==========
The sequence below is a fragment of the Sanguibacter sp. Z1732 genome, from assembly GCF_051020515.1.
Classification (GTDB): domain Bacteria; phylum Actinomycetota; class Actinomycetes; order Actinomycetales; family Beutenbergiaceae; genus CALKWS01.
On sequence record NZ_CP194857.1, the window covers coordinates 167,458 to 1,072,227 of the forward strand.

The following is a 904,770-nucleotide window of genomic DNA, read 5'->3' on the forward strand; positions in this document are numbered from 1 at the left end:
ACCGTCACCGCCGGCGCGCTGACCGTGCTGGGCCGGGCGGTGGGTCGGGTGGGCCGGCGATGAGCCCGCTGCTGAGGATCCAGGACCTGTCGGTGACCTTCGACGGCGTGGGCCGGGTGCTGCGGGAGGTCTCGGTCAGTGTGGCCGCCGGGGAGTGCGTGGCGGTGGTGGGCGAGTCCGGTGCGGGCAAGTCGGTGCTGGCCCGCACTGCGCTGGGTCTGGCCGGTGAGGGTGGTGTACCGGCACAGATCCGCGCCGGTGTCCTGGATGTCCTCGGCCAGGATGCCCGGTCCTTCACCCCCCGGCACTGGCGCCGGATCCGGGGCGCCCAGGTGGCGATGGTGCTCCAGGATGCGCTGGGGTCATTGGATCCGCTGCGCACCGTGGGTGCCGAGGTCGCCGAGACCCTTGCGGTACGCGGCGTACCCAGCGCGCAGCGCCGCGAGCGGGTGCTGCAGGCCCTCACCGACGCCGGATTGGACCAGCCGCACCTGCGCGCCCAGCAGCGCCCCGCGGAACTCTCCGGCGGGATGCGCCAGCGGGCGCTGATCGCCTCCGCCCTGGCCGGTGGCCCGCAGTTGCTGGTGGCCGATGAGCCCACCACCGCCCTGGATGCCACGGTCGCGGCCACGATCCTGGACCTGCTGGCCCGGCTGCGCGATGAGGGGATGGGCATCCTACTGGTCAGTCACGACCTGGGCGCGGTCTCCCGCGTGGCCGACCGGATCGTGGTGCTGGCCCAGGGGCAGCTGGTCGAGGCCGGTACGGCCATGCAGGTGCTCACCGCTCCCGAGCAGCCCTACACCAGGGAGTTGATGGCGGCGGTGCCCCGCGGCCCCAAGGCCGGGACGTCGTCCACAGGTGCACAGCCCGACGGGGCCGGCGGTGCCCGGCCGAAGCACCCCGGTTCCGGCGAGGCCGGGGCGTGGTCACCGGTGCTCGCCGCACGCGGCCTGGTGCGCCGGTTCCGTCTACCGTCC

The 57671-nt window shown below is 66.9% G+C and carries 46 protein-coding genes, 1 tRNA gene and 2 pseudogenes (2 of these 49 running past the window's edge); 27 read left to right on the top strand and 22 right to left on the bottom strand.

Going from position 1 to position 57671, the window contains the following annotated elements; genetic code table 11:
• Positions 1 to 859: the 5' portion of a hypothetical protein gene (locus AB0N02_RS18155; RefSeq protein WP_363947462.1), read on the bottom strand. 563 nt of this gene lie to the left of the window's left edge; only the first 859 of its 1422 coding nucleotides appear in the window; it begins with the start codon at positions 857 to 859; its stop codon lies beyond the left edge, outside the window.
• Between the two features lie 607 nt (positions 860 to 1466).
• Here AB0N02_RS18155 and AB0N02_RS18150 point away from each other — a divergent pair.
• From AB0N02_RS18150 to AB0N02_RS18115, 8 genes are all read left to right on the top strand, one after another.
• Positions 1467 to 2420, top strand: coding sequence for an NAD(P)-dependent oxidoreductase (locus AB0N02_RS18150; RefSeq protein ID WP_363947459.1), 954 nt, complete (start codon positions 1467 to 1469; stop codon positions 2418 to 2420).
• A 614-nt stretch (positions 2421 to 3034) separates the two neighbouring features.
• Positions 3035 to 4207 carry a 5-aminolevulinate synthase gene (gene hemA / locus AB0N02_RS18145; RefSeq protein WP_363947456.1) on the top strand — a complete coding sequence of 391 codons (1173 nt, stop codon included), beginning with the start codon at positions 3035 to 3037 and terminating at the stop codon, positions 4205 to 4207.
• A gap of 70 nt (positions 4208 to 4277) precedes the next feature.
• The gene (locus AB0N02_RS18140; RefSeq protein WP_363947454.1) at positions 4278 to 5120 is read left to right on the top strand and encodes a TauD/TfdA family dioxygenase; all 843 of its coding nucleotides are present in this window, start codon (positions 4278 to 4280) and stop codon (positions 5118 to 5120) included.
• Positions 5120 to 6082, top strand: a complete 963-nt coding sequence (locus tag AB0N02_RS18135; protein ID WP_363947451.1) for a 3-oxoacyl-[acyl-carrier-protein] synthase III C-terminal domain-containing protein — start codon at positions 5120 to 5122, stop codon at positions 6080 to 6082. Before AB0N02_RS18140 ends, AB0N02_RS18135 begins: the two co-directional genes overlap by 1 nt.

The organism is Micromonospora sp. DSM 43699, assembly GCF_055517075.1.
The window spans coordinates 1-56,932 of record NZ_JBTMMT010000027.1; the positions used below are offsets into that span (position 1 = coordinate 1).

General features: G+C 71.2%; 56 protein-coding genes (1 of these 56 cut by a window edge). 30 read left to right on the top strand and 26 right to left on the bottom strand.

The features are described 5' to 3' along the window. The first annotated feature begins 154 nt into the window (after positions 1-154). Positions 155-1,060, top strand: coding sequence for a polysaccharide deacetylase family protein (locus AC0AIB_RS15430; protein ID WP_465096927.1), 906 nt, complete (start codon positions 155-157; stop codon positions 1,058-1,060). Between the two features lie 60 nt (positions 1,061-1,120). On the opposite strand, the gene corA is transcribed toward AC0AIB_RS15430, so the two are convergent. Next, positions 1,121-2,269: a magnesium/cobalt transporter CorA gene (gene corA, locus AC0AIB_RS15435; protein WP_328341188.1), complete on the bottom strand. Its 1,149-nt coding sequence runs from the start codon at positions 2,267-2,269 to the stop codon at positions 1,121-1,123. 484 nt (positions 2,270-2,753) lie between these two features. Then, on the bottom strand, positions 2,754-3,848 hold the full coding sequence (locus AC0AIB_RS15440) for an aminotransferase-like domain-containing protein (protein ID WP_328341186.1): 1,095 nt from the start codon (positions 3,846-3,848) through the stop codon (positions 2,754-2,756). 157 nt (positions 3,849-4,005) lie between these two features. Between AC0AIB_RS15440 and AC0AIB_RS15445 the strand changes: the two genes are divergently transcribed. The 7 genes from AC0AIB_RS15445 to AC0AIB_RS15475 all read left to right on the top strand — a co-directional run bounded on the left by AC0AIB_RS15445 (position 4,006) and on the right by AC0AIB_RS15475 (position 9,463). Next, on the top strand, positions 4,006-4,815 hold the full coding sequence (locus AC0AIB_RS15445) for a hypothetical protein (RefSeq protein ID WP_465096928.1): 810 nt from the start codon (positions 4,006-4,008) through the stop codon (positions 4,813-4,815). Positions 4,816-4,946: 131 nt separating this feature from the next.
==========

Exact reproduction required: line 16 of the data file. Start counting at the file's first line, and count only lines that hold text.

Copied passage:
• The gene (locus AB0N02_RS18140; RefSeq protein WP_363947454.1) at positions 4278 to 5120 is read left to right on the top strand and encodes a TauD/TfdA family dioxygenase; all 843 of its coding nucleotides are present in this window, start codon (positions 4278 to 4280) and stop codon (positions 5118 to 5120) included.